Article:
BOX 5–2 Community Impact!
Community Impact! was founded in 1990 to help low-income neighborhoods across Washington, DC, invest in their youth through neighborhood-based programs focused on youth development, entrepreneurship, and academic enrichment. The Association for the Study and Development of Community and Community IMPACT! (CI!) used a “utilization-focus” with three interdependent studies to evaluate CI! efforts, to examine research and practice as it relates to CI! strategies, and to assess CI!’s organizational capacity (Association for the Study and Development of Community, 2000).
The first study included personal interviews, archival data review, and evaluator observations. Data collection focused on nine domains of interest (1) community climate, cooperation, and participation; (2) leadership; (3) program legitimacy; (4) community awareness; (5) steering committee membership; (6) committee activities and empowerment; (7) resources and technical assistance/training; (8) financial and partnership management; and (9) financial resources.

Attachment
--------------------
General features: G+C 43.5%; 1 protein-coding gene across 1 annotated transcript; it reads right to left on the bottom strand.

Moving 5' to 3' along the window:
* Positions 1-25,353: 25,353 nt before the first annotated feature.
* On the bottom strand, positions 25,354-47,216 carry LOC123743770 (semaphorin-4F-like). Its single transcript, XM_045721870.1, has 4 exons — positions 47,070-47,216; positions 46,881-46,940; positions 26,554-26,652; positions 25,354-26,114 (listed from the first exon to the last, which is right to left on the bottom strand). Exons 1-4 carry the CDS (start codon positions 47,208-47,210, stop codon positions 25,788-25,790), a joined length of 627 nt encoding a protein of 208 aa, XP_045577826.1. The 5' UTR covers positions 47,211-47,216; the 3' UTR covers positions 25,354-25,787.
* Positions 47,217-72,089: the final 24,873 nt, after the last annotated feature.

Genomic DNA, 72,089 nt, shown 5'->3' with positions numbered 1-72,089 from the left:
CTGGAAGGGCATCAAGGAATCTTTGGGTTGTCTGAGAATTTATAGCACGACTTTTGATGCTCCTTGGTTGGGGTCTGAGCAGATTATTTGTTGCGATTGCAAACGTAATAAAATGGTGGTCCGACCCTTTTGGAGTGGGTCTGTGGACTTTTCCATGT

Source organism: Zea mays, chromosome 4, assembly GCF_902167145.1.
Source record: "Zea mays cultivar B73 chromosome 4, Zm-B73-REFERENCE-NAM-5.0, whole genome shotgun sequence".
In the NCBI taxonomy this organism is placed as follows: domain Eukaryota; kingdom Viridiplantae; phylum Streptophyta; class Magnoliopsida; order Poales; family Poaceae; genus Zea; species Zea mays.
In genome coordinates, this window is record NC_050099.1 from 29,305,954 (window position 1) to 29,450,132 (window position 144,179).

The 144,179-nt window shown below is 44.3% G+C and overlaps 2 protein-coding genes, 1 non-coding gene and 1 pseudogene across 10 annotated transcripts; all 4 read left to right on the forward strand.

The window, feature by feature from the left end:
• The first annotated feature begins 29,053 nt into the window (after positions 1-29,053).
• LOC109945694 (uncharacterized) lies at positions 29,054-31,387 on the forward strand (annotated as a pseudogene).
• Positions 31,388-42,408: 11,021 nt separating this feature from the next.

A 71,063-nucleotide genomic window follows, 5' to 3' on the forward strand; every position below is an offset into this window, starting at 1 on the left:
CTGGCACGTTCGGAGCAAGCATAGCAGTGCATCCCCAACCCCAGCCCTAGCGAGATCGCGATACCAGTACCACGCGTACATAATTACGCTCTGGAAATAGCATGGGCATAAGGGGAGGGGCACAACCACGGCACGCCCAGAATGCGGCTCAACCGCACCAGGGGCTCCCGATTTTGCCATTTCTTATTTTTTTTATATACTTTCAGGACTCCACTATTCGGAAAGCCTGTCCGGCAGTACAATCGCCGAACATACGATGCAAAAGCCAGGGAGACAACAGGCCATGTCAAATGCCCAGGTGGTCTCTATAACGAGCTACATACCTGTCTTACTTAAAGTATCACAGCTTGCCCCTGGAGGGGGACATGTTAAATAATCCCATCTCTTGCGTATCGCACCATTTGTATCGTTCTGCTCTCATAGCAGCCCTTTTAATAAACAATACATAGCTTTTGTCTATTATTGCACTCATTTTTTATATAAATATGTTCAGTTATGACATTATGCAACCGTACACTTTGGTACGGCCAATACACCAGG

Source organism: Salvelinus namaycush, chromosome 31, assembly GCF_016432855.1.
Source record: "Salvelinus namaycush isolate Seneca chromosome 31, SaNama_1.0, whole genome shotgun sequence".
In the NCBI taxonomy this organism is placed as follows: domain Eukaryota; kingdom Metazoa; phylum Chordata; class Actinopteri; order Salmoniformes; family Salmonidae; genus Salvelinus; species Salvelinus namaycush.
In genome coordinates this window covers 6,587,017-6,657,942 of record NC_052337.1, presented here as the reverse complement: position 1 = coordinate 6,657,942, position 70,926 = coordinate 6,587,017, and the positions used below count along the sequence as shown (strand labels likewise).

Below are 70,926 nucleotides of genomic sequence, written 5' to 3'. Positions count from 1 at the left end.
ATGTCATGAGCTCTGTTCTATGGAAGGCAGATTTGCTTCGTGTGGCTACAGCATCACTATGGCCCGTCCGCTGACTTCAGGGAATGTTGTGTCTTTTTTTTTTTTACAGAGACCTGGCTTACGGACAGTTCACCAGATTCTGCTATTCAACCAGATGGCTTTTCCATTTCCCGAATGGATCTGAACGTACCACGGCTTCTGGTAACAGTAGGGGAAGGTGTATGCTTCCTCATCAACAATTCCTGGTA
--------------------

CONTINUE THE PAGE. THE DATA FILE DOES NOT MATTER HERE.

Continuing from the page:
The second study focused on providing knowledge and a new understanding of what “community” means to community members (adults and youth) and how youth leadership affects a community and its members. They conducted both adult and youth focus groups, administered a youth survey, and conducted a literature review.
The third study involved a questionnaire that asked program staff to evaluate the following six dimensions of their organizational structure: culture, leadership, systems and structures, communication of information, teams, and evaluation.
The institutional structure of programs can fundamentally affect the degree to which they address adolescent development, respond to local conditions, and provide appealing and safe settings. The Carnegie Council on Adolescent Development described youth programs through various categories (Carnegie Corporation of New York, 1992):
Private, nonprofit national youth organizations: There are a number of large national youth-serving organizations that have local franchises throughout the United States, and often internationally.